In an effort to simplify the message it gives the public on healthy eating, the federal government today unveiled a new icon to replace the complicated and confusing food pyramid: It's a plate divided into four sections, with fruits and vegetables on one half and protein and grains on the other. A circle for dairy -- indicating a glass of milk or container of yogurt -- rests to the right of the plate.
"The new icon is simple and easy to understand, with more emphasis placed on fruits and vegetables," said U.S. Surgeon General Regina M. Benjamin in a statement . It's designed, she said, to "help individuals and families make healthier meal choices."
First lady Michelle Obama, who was involved in the "MyPlate" initiative as part of her efforts to prevent childhood obesity, said in a statement that it's important for parents to scan their children's plates. "As long as they're half full of fruits and vegetables, and paired with lean proteins, whole grains and low-fat dairy, we're golden. That's how easy it is."
Outside experts generally agree that a plate is far better than a pyramid in helping folks visualize what the composition of their meals should look like. "I've been doing this for years with my clients -- showing them how to divide their plate," said Joan Salge Blake, a registered dietician at Boston University.
She added that eating more produce, which ounce for ounce has fewer calories than meat or starches, can be an effective weight loss strategy for the two-thirds of Americans who are overweight, because it "fills you up before it fills you out."
Of course, looking at the plate symbol alone might still make it tough for Americans to determine what to eat. They have to click on each symbol on the website of the U.S. Department of Agriculture -- which designed the plate to replace its pyramid -- in order to identify healthful protein and grain choices.
They also won't see any room for dessert on the plate and no mention of oils or dietary fats of any kind. (Foods with both protein and fat -- like nuts and red meat -- fall into the protein category.)
While nutrition researcher Walter Willett, chair of the nutrition department at Harvard School of Public Health, said the new plate is a "step in the right direction" with "reasonable proportions," it doesn't provide enough information to really guide Americans. "They need simple information but not so simple that most important information is lost."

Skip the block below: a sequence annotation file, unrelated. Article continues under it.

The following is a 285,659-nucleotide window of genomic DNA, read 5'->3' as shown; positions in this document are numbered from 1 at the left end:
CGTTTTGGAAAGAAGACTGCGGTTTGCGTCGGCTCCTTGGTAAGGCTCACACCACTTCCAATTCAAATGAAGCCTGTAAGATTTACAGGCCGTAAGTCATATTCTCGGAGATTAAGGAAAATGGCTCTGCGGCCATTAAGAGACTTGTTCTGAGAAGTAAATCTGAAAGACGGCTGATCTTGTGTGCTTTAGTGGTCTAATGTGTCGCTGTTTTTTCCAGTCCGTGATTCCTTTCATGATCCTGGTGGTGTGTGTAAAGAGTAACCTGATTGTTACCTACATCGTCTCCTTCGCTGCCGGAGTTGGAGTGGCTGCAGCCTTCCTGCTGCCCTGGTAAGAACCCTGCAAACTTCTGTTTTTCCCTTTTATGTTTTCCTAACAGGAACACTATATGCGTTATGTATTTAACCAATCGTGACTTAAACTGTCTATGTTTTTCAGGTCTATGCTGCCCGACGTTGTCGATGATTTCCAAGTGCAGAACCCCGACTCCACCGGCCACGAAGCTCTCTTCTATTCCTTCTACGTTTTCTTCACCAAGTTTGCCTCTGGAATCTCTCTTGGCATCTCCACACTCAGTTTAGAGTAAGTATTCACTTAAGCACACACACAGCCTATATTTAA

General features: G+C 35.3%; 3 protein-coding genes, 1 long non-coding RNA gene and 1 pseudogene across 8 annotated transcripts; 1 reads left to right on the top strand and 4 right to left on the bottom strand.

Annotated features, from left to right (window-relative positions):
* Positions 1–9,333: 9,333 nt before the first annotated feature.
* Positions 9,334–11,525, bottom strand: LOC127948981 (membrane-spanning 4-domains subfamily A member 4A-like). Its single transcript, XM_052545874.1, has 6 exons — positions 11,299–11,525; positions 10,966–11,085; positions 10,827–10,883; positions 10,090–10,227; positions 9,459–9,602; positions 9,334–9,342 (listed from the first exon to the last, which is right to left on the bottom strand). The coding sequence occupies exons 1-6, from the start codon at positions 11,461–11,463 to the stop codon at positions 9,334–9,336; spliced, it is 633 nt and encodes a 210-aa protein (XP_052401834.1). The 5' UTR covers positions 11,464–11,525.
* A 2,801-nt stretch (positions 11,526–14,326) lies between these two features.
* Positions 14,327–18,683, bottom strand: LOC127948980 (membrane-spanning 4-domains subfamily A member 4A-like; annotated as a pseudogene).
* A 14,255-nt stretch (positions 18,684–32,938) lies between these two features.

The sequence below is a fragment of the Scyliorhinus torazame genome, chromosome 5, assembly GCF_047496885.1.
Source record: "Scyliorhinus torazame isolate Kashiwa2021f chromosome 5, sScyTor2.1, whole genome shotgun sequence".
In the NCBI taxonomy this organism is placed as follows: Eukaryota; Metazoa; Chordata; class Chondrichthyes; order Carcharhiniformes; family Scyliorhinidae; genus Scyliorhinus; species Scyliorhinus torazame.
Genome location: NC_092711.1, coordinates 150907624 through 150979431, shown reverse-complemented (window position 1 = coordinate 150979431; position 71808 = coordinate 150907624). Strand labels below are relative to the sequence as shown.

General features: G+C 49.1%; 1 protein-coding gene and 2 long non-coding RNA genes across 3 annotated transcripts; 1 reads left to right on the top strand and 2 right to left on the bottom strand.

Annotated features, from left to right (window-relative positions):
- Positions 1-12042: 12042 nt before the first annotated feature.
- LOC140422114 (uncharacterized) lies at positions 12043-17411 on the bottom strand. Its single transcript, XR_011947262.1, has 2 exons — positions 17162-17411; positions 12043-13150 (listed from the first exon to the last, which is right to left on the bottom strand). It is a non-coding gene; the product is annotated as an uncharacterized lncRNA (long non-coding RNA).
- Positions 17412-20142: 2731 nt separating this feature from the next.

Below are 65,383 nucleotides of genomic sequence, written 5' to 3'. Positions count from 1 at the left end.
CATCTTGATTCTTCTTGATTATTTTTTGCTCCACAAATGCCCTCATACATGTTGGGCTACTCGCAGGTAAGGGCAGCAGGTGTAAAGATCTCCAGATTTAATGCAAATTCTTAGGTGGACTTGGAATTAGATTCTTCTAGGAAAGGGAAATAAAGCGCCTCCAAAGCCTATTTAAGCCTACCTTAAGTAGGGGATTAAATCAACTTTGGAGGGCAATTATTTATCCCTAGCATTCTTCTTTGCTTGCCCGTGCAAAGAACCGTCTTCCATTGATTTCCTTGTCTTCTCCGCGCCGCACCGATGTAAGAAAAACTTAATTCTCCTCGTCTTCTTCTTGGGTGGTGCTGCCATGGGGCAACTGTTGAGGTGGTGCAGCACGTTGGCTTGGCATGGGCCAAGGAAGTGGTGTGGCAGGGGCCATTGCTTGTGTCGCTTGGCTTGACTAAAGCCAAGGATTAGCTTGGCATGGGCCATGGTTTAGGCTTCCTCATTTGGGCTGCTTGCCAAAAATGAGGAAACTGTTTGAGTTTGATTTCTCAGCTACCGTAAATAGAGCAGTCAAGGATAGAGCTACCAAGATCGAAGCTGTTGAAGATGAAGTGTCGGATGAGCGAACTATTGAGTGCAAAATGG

He said he'd like to see some mention of dietary fats -- which ones to choose like olive oil -- and which to avoid like the trans fats in margarine and deep fried foods. And he thinks that protein choices shouldn't all be listed equally since nuts, fish, and skinless chicken breast are more healthful overall than red meat, even cuts that are lean.
The emphasis on a dairy serving at every meal, he added, is also "misguided" since the latest research indicates that increasing our calcium intake won't do much to prevent bone fractures later in life.
The Physicians Committee for Responsible Medicine -- an advocacy group that promotes vegetarian diets -- also objected to the dairy component, stating that "it is unfortunate that the USDA's MyPlate creates a small circle for dairy products, which are a major source of fat and cholesterol in the American diet."
While expressing excitement about the new plate at a press conference held at the USDA this morning, the first lady emphasized that "the new icon isn't the only thing we should be doing" to combat obesity and that the government planned to "build momentum around 'MyPlate' with a coordinated strategy" to get Americans to move more and to make fresh fruits and vegetables more affordable.
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